Chefs of Napoli founder out of jail with special conditions in sex trafficking case

Luigi Barile

The founder of a popular Italian restaurant in Wildwood who was charged with human trafficking last week is out of jail.

Luigi Barile, 38, who along with Antonio Cacace founded the Chefs of Napoli restaurants in Wildwood, Ocala and Spring Hill, was one of nine men arrested Friday in connection with sex trafficking in Hernando County.

Barile was released Thursday night on $25,000 bond after Judge Daniel B. Merritt Jr. rejected a motion by Assistant Statewide Prosecutor Julie L. Sercus for pretrial detention. The judge found the motion to be “factually insufficient” and ordered that Barile’s bond be drastically reduced from the original amount of $650,000.

Barile’s new bond was set at $10,000 each on two counts of kidnapping/human trafficking and $5,000 on a count of unlawful use of a two-way communication device. On the fourth charge, lewd and lascivious behavior with a victim ages 12 to 16, Merritt ruled there was no probable cause and changed the bond from $100,000 to ROR – released on own recognizance.

The conditions of Barile’s new bond also came with several special conditions, including:

  • Will be placed on a GPS monitor and will surrender his passport.
  • No communication of any kind through any medium with the minor victim.
  • No intentional contact with any child under 18.
  • Prohibited from being within 500 feet of the victim’s residence, vehicle, school or employment.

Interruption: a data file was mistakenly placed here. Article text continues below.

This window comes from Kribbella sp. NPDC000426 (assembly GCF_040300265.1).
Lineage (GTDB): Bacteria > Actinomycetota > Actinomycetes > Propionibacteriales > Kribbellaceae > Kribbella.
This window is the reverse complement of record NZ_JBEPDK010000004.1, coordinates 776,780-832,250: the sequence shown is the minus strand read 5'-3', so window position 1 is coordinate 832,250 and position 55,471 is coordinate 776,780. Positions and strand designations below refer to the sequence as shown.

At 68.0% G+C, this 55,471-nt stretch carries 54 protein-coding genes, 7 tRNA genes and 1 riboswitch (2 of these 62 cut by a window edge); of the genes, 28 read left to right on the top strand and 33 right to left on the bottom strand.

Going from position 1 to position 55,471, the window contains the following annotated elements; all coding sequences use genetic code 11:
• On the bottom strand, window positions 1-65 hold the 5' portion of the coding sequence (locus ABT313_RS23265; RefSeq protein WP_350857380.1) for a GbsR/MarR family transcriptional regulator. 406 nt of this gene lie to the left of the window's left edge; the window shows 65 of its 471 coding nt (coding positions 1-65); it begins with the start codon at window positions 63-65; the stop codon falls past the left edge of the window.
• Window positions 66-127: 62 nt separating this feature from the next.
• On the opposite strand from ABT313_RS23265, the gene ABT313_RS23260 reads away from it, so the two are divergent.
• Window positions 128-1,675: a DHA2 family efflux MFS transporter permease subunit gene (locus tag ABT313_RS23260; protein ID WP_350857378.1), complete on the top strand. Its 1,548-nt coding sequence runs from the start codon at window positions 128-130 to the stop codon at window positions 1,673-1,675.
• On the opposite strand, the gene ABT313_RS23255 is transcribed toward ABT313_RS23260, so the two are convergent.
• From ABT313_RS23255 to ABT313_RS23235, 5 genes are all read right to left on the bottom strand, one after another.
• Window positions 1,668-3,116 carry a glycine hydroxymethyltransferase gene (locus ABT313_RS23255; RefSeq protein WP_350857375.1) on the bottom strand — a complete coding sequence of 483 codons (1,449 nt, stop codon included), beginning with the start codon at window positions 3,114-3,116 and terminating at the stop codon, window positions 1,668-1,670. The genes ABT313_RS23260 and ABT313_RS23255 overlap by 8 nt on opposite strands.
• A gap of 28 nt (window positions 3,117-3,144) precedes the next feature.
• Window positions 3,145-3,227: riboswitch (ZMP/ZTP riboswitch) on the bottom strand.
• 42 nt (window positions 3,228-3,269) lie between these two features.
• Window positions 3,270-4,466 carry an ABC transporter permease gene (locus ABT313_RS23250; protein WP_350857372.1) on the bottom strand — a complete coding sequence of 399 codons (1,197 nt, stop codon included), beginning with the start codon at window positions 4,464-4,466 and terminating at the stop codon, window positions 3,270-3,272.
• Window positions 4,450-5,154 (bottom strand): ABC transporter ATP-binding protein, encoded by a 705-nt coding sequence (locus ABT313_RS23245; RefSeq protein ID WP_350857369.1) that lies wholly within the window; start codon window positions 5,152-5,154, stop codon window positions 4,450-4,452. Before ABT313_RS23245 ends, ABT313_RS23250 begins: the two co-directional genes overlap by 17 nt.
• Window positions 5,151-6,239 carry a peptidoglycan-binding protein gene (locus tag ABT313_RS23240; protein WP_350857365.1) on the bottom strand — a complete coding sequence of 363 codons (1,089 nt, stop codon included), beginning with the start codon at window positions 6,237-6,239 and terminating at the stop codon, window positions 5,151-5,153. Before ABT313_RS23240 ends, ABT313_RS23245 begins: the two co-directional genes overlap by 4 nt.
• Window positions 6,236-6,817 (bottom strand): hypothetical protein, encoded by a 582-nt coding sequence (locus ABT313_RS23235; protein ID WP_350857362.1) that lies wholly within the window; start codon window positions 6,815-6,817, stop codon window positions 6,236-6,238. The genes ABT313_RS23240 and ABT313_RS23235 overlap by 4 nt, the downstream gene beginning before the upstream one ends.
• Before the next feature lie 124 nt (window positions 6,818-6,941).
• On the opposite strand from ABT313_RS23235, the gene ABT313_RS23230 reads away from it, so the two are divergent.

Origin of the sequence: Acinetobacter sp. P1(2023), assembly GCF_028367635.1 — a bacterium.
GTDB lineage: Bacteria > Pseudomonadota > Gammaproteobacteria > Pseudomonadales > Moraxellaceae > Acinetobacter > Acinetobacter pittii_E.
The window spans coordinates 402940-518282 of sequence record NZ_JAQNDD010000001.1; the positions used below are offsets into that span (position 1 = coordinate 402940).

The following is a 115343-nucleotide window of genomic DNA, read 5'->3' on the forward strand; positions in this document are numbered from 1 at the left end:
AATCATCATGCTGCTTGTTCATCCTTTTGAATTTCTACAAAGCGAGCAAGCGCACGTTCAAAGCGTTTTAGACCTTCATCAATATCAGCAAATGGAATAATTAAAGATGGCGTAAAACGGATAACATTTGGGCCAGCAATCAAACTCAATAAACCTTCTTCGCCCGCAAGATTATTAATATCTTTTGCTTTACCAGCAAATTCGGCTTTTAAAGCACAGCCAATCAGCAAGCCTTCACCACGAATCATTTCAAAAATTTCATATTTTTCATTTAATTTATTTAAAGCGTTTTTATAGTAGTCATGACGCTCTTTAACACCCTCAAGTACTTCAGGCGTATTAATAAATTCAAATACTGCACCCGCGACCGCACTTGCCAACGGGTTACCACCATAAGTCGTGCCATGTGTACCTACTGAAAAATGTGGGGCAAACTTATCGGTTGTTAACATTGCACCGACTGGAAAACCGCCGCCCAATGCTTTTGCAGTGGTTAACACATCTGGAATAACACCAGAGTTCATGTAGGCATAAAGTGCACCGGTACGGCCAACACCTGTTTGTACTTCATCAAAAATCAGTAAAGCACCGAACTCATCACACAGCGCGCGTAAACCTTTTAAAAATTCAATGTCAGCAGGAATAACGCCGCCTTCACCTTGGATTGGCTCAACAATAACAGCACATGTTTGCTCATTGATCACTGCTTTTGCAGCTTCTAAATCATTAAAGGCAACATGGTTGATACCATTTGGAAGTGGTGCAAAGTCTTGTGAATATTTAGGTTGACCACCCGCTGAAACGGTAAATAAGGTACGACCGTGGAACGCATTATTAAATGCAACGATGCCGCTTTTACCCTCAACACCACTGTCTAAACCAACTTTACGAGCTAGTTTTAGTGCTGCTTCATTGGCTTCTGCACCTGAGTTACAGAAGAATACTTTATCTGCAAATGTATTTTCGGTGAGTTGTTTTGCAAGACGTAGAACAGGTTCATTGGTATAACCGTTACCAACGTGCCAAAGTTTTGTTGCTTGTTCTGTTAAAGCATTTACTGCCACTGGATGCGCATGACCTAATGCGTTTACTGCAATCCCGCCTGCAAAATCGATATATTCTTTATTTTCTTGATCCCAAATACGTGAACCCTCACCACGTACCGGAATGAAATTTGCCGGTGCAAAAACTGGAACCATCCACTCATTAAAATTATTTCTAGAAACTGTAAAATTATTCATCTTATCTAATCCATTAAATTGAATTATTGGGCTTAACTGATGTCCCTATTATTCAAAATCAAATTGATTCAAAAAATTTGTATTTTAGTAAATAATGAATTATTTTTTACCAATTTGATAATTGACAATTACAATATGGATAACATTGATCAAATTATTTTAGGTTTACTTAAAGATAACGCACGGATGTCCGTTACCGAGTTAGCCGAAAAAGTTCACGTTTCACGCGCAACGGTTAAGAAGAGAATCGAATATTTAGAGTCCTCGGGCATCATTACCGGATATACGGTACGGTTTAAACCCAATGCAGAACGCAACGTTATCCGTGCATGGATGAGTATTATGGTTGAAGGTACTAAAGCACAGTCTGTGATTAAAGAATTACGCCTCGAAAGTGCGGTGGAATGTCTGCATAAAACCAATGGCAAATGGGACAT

• Prohibited from working for pay or as a volunteer or as a student at any place where children regularly congregate, including but not limited to any school, childcare facilities, park playground, pet store, library, zoo, theme park, shopping mall or healthcare facility.
  • Prohibited from possessing, carrying or owning firearms.
  • Prohibited from possessing, viewing, accessing or owning obscene, pornographic, or sexually stimulating visual or auditory material, including telephone, electronic media, computer programs or computer services that are relevant to the offender’s “deviant behavior pattern.”
  • Prohibited from committing a new violation of law.
  • Prohibited from associating with any person engaged in criminal activity;
  • Prohibited from using intoxicants to excess or possessing any drugs or narcotics unless prescribed by a physician.
  • Prohibited from visiting places where intoxicants, drugs or other dangerous substances are unlawfully sold, dispensed or used.
  • Must remain in Hernando County.

Sercus had argued that Barile “poses the threat of harm to the community” and had asked Merritt to consider several factors, including the fact that Barile, who was born in Italy and lives in Spring Hill with his wife and a child, “has the financial means to flee the jurisdiction of this Court.”

Sercus’ failed motion for pretrial detention claims that Barile responded to an internet advertisement for sex with a young teenage girl that was posted by a person acting in a guardian role for her. The motion claims that Barile “negotiated the terms of the commercial sex act” and then traveled to a location where he paid cash to engage in sex acts with the victim.